Video is a raster format. If you put something in a comp it is going to be rasterised, and if you make it teeny tiny you may run out of pixels. That's what designing for the screen is all about. You've only got a grid as large as your final resolution to play with.

Let's put it into perspective that will help you visualise it from a print designer's view. If you were designing for print with a dpi of 300, your 720p video frame would measure around 11cm × 6cm (4.3" × 2.5"). Not very big eh? For something this size you wouldn't put in elements with tiny details and expect those details to look super crisp on the final result. Same for video.

Tiny details will get antialiased and look soft - when they're compressed you will lose even more detail. Your job as a designer is to design stuff that looks good at the final resolution. (And if you think that's a drag, try designing for standard definition interlaced content delivered on VHS tapes. You kids don't know how good you gots it).

  • I'm not sure if you read everything thoroughly. I have tried leaving it at full-res and I've tried scaling it down. Besides, I've established that it's not the assets causing the softness because when I draw a rectangle using the native AE rectangle tool into the composition, the edges are also soft. Also if I import the assets as vector the issue exists. I'm still convinced it's an issue with there not being a @2x export option. Also, you're a bit mean and I'm not a kid. I'm sure you're lovely irl.
    – Mopo123
    Oct 3, 2016 at 20:48
  • when you put the element into your after effects comp what is the size of it on screen? Since your comp is 720px high, unless it's cropped then it must be scaled down, even if it goes from the top to the bottom. And since video is raster, when you scale things down you have fewer pixels to display them. The reason things don't look as sharp as they do in illustrator is that you've got a small number of pixels to display them with, while in Illustrator you can zoom in indefinitely. Do you understand the difference between vector and raster? BTW I'm a grumpy old cuss irl.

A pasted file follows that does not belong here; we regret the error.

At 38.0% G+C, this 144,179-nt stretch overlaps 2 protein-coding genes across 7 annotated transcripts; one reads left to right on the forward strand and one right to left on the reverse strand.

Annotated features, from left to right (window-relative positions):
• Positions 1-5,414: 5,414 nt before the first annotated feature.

– stib
    Oct 4, 2016 at 1:56
  • What's the difference between vector and raster? 10 years in the graphics industry and I have no idea! Sarcasm. As I said, when I draw a rectangle, the same thing happens. My concern is that all of the advice on the net says to not fiddle with the settings if you're a newb. I'm a newb, I fiddled with the settings and I achieved what I wanted. Now I want to know why there is nothing written about this.
    – Mopo123
    Oct 4, 2016 at 4:00
  • I don't think your settings are the problem. I think you're trying to do something which the medium doesn't enable you to do. But I am speculating, maybe something is skewiff. Render out the comp to a still image Composition>Save Frame As>file and post it, maybe as well as the original png.
    – stib
    Oct 4, 2016 at 6:10